October 30, 2017
By Paula J. Dobriansky and David B. Rivkin Jr. in the Washington Post
January 4, 2016, at 7:13 PM
Although international relations are not conducted under Marquess of Queensberry rules and political satire can be expected from one’s foes, intensely personal attacks on foreign leaders are uncommon except in wartime. While Soviet-era anti-American propaganda could be sharp, it did not employ slurs. But in recent years racist and scatological salvos against foreign leaders have become a staple of official Russian discourse.
Turkish, German and Ukrainian officials are cast as sycophantic stooges of the United States. While slamming Ankara at a December news conference for shooting down a Russian plane that violated Turkish airspace, Russian President Vladimir Putin opined that “the Turks decided to lick the Americans in a certain place.” Sergey Glaziev, a senior adviser to Putin, has called Ukrainian President Petro Poroshenko “a Nazi Frankenstein,” and Deputy Prime Minister Dmitry Rogozin compared Ukrainian Prime Minister Arseniy Yatsenyuk to “a rubber doll from a sex shop.”
The ugliest vilification campaign, however, has been reserved for President Obama. Anti-Obama tweets come openly from government officials. Rogozin, while commenting on Obama’s 2015 State of the Union address, compared Obama to a Tuzik, Russian slang for a pathetic small dog. Irina Rodnina , a well-known Duma member, tweeted doctored images of Barack and Michelle Obama staring longingly at a banana.
Nobody in Russia gets to freelance propaganda-wise. Thus, anti-Obama rants, even when coming from prominent individuals outside government, have Putin’s imprimatur. Russian media personalities, including Dmitry Kiselyov, the host of the widely viewed “News of the Week” TV roundup, often deliver racist slurs, as compiled by Mikhail Klikushin on the Observer Web magazine. Evgeniy Satanovskiy, a Russian academic and frequent guest on Kiselyov’s program, recently also referred to Obama as a “monkey,” prompting derisive laughter and applause from the audience. Meanwhile, the famous nationalist comedian Mikhail Zadornov regularly deploys the term “schmoe” — a slang Russian prison acronym for a person who is so debased he deserves to be defecated upon — alongside Obama’s name. “Obama schmoe” has become ubiquitous enough to be scrawled on the runway of Russia’s Latakia air base in Syria. Read more »
By PAULA J. DOBRIANSKY And DAVID B. RIVKIN JR., Oct. 4, 2015 6:11 p.m. ET
From Ukraine to Syria, the Obama administration has consistently misread Russian President Vladimir Putin ’s objectives and the implications of cooperating with him. This has led to costly failures, but the administration is unlikely to change its approach. Congress need not sit idle too. By enacting new sanctions on Russia, U.S. lawmakers can send a strong signal to Moscow that its continued aggression against Ukraine and growing complicity in a genocidal war in Syria will come at a heavy price.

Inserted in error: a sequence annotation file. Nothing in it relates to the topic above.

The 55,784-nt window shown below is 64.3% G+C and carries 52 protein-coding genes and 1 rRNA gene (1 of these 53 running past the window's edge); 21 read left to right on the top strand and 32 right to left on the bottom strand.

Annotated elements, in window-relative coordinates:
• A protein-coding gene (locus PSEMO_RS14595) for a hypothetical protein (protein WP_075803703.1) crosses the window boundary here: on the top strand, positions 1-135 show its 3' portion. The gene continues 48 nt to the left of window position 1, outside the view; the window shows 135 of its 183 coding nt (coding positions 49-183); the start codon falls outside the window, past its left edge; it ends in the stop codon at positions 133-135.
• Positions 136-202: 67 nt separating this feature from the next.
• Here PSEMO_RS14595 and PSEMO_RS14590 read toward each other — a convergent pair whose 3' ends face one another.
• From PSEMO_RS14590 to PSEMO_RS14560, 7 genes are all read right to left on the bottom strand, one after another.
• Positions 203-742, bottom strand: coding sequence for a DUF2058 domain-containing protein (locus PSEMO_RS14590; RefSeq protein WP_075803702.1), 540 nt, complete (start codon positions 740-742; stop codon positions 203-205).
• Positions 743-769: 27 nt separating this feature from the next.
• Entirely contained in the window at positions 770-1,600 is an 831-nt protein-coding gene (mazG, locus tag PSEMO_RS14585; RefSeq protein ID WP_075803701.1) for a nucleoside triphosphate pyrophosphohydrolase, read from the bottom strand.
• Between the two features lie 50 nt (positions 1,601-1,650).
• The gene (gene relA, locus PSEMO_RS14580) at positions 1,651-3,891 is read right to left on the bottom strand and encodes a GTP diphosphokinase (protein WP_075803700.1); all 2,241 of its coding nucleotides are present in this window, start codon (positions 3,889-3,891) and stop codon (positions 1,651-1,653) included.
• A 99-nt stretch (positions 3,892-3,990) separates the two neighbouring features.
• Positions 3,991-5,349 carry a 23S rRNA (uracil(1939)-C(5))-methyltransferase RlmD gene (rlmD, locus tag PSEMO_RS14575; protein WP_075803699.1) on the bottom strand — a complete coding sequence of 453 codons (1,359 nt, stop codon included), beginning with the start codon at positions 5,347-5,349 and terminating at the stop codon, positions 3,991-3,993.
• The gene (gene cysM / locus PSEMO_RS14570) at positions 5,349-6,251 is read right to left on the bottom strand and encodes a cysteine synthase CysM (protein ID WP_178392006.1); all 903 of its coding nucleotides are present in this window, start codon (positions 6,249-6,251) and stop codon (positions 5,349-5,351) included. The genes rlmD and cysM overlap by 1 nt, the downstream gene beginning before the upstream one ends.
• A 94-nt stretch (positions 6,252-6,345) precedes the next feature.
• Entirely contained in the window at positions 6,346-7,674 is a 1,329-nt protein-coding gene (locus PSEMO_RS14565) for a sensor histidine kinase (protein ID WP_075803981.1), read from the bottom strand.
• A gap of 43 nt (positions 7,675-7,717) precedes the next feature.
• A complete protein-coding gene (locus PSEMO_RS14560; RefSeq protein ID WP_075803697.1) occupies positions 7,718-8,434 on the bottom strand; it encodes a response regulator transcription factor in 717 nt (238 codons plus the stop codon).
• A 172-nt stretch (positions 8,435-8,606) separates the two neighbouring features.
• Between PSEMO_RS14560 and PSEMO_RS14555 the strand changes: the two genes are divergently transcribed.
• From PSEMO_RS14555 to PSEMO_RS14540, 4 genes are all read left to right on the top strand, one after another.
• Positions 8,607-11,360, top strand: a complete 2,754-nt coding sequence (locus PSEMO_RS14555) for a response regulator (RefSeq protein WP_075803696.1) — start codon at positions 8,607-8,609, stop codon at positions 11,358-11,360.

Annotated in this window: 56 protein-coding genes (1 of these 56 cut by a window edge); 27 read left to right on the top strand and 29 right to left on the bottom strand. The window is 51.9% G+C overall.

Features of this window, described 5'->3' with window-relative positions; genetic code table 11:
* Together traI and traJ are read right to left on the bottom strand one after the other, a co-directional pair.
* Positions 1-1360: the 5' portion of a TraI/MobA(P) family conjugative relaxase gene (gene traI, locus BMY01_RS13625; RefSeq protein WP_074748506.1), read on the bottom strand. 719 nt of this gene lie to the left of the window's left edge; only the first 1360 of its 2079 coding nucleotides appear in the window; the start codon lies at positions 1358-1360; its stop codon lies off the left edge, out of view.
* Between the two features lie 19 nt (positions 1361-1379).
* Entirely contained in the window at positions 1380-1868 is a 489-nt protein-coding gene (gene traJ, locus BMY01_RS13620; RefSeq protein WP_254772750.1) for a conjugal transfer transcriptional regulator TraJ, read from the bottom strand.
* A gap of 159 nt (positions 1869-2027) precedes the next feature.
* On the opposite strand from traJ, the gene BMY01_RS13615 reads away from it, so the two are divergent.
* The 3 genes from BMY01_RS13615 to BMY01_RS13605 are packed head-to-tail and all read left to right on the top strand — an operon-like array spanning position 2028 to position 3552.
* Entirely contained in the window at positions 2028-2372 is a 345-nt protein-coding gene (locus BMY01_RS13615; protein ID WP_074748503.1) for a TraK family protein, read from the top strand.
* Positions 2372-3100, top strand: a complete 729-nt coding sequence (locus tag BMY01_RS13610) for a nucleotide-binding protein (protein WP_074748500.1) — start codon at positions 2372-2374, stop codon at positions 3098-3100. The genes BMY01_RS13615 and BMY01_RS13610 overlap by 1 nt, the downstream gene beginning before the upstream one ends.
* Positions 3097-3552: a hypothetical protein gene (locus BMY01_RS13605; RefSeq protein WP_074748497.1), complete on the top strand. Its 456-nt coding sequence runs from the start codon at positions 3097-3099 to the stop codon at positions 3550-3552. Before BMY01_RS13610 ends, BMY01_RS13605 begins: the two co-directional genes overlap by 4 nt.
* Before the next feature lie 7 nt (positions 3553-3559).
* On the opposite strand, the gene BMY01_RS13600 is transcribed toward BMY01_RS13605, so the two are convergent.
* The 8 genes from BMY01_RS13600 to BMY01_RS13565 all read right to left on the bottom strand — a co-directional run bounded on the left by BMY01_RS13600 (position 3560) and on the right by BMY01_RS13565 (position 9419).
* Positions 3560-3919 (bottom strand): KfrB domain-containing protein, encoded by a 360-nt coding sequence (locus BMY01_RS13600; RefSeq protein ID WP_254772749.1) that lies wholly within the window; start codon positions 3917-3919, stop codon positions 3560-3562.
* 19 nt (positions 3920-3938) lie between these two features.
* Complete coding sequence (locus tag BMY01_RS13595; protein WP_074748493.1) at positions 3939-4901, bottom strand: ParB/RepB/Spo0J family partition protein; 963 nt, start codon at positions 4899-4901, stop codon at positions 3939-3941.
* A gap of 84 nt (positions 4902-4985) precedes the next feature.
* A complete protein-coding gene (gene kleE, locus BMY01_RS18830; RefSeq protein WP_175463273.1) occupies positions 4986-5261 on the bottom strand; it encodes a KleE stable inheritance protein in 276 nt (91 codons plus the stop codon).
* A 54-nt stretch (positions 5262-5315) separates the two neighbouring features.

After Russia annexed Ukraine’s Crimea in 2014, the Obama administration and many U.S. allies imposed sanctions on Russian businesses and individuals. But those measures clearly haven’t been effective in discouraging Mr. Putin’s quest to exert Russian power and influence.
In Ukraine, despite the supposed cease-fire effected by the Minsk Accords negotiated by Germany, France, Ukraine and Russia, Moscow-supported aggression continues in the contested east. Russian troops remain in the region, as an extensive Sept. 14 report from the Atlantic Council documents, and Reuters has reported that new Russian military bases are being built.
In Syria, Mr. Putin, under the guise of fighting Islamic State, supports the Bashar Assad regime, which has used barrel bombs and chemical weapons in slaughtering tens of thousands of civilians, mostly Sunni Muslims—making Russia complicit in, and legally accountable for, these actions. The Obama administration over the past week has hinted that it might cooperate with Russia’s anti-ISIS campaign. Read more »
By David B. Rivkin Jr. and Lee A. Casey
While Russia’s aggression against Ukraine tramples the United Nations charter, Moscow gets a free ride on its other transgressions of international law. Few have focused, for instance, on how Russia’s military operations in Ukraine violate the 1949 Geneva Conventions. The failure to challenge this misconduct is profoundly wrong and damages the integrity of this whole body of law.
The Geneva Conventions are a great civilizational accomplishment, tempering how wars are waged. For years, they have been transgressed by non-state actors who fight out of uniform, target civilians, take hostages and engage in torture. But these critical legal norms are far more threatened when such conduct is embraced (in action if not word) by a sovereign state and a party to the Conventions.
The fact that Russian troops operate in Ukraine in unmarked uniforms, or pretend to be civilians, is a significant Geneva violation. States can and do use commandos who operate with stealth and concealment, as the United States did in both Afghanistan and Iraq. There is a fundamental difference, however, between using special forces in an announced armed conflict and doing so while denying that one’s military is engaged at all, as Russia has done.
Moscow is trying to avoid political and legal responsibility for its actions — and Ukraine is not the only place it is prepared to act. Latvian analyst Janis Berzins has analyzed internal Russian military documents describing Moscow’s “new way of waging war” that includes undeclared wars, undercover destabilization, attacks on civilians to create false humanitarian crisis and psy-op operations. Moscow believes this style of waging war could be particularly effective against neighboring countries with large Russian-speaking populations.